In his 2011 book, The Long Way Back, the Canadian ambassador to Kabul at the time, Christopher Alexander (who went on to work with the UN Assistance Mission to Afghanistan, and is now a Conservative MP) describes the frustrating, eye-opening trips he took to Pakistan during the Musharaf period. Again and again, Alexander pressed the Pakistani military to stop the flow of weapons and men who were tearing Afghanistan apart. That flow has continued, in one form or another, to this day.

The favorite to win the May 11 presidential election is Nawaz Sharif (a former prime minister, whom Musharaf once ousted as part of a bloodless 1999 coup). Other candidates include former cricket star Imran Khan. But no matter who wins, there is little faith in the West, or even in Pakistan itself, that the new government will be able to bring law, order and peace to the country’s Taliban-infested northwestern region, let alone tamp down murderous anti-Shiite violence, separatist agitation in Balochistan and elsewhere, and the ordinary street crime that has turned Karachi and other major cities into gated enclaves surrounded by teeming slums.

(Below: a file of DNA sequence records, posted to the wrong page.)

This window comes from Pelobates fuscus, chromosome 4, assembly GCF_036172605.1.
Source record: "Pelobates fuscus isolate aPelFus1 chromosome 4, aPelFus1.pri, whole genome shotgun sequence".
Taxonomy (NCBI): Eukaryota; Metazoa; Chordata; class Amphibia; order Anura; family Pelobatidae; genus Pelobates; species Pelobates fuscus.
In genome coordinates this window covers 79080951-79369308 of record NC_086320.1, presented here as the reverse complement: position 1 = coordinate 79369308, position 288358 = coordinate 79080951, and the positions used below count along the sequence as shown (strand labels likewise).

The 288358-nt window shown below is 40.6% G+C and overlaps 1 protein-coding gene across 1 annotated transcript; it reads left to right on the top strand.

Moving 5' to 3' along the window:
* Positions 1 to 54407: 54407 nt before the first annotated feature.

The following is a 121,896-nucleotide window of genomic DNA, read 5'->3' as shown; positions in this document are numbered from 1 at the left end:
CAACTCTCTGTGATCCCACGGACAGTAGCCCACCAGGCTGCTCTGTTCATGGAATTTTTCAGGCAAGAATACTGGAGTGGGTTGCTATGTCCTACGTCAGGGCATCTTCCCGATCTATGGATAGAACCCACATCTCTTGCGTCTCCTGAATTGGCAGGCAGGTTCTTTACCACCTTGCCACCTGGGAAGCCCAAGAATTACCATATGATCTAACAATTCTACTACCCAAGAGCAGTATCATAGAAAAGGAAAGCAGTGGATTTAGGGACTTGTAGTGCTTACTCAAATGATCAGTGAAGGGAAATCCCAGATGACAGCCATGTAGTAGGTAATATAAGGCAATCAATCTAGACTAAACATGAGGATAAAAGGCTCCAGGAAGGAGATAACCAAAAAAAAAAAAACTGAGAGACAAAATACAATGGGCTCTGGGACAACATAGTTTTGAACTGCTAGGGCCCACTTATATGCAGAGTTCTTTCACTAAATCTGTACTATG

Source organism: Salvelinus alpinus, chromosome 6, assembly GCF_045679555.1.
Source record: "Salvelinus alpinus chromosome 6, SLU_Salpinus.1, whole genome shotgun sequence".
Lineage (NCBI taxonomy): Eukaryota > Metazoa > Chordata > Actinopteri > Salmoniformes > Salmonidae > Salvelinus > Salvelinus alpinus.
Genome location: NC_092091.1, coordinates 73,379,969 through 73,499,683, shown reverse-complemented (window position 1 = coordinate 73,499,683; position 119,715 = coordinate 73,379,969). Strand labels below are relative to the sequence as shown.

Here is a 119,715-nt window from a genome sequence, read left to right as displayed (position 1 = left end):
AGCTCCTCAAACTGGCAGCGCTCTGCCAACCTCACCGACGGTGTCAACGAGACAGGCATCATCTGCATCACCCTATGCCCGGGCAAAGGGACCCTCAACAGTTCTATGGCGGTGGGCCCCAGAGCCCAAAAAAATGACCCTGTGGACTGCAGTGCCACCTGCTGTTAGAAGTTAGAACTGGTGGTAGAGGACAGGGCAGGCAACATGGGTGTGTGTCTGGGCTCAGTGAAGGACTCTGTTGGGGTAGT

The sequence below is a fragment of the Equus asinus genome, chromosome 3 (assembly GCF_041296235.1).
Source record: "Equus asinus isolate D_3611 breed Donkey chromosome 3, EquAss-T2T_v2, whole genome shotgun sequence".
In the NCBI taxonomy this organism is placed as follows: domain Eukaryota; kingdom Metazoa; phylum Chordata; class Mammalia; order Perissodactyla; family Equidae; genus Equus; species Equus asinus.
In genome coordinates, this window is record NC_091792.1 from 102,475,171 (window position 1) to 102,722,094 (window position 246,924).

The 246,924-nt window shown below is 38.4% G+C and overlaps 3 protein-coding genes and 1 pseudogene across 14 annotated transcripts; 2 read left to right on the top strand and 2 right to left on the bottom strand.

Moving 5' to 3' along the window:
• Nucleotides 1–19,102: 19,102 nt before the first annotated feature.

As we know now, even if we didn’t in the period immediately following 9/11, Pakistan’s problems are existential, and go way beyond its current leadership.

The nature of that existential problem was captured incisively in an op-ed published last month by Pakistani writer Mohsin Hamid in The New York Times. That piece began with a chilling vignette: “On Monday, my mother’s and sister’s eye doctor was assassinated. He was a Shiite. He was shot six times while driving to drop his son off at school. His son, age 12, was executed with a single shot to the head.”

As Hamid writes, it is not just Shiites who are under threat, but also Ahmadis, Hindus, Christians, secularists, liberals, mystics — or anyone who happens to be traveling with the wrong accent in the wrong region. Hate and intolerance are a problem in all parts of the world. But Pakistan is a place where every single form of identity politics — regional, religious, ethnic, sexual — has become a pretext for mass murder.